Amanda and I canned two varieties of tomatoes from our small garden for the first time. Someone stole them all last year and we didn’t get many the year before):
- Ten Fingers of Naples, a variety similar to San Marzano
- Black Vernissage, small red and green striped tomato with a rich flavor
We also canned some beautiful heirlooms from our Peace and Carrots Farm CSA.
This was our first time canning tomatoes and here is what we learned:
- Tomatoes can be canned via the water bath method as long as you acidify them. We used 1/4 tsp of citric acid per pint.
- We use whole canned tomatoes much more than we use paste or crushed tomatoes, so we canned all of ours whole.
- We opted to put them in pints because most of the dishes I use canned tomatoes for take either 1 or 2 pints.
- All of the San Marzano tomatoes in our cabinet had salt and a basil leaf added, so we mimicked that and added those things to ours, too. We have basil growing right here in our apartment, so it worked well.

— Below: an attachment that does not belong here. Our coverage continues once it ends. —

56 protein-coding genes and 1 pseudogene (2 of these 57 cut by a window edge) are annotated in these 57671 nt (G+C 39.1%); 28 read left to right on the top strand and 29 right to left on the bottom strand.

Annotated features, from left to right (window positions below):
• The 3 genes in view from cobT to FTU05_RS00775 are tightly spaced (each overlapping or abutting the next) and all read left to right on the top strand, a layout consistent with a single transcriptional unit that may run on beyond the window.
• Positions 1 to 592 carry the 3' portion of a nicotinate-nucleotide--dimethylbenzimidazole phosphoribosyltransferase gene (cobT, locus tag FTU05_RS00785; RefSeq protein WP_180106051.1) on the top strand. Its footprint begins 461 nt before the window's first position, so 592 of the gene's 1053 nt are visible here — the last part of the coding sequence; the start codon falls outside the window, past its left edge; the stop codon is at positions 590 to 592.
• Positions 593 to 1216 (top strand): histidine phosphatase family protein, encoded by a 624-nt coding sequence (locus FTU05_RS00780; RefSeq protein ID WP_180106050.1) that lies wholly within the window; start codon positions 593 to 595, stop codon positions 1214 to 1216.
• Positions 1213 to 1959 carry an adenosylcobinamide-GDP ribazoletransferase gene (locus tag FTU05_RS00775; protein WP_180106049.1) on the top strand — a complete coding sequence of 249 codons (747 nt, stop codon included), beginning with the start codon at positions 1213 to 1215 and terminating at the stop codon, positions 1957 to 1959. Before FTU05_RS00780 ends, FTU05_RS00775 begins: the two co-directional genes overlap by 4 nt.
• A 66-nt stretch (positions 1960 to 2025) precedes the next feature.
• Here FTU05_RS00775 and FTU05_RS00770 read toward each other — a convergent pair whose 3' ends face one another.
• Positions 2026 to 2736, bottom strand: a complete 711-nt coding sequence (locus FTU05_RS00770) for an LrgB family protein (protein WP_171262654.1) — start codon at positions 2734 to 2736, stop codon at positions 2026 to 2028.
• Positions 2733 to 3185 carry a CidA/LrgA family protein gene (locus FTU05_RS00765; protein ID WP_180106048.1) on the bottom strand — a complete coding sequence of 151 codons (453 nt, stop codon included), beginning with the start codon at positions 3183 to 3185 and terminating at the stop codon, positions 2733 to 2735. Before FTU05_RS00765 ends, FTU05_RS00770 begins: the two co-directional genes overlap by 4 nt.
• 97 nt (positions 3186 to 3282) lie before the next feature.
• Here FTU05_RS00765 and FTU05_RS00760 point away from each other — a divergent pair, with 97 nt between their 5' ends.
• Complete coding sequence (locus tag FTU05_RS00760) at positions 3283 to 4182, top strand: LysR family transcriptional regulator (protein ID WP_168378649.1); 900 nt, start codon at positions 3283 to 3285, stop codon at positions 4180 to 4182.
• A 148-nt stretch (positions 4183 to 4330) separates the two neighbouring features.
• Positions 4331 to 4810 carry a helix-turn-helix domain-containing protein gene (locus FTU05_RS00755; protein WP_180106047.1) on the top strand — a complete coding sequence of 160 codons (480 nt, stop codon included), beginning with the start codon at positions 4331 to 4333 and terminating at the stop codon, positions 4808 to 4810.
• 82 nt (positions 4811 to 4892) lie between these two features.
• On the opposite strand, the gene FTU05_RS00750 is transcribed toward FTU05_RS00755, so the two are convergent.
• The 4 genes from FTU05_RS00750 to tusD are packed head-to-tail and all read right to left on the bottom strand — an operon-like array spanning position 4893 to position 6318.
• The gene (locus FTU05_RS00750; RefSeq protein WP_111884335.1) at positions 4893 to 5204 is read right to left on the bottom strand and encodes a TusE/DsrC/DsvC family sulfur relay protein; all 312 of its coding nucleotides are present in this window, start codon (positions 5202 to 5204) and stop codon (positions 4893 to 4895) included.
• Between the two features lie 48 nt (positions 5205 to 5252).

- The best way to peel tomatoes is to cut a small X in the bottom with a knife (doesn’t need to be deep, just break the skin), drop them in a pot of boiling water for 45 seconds or until the skin starts to peel away on its own, then fish them out and put them in an ice bath until they are cool enough to handle. The skin should peel right off easily.
- The funnel included with the AeroPress doubles as an excellent canning funnel.
- You can tightly pack tomatoes down into a jar and they will create their own liquid as you squeeze them in. You shouldn’t need to add any.
- Jar lifters are a must. You WILL burn yourself if you try to MacGyver a solution like I did. They are only $5 and very useful. Get one.
We got 8 pints this year! We know it isn’t a lot, but we are pleased to have gotten so many out of our small garden. We’ll savor each and every one of them this winter.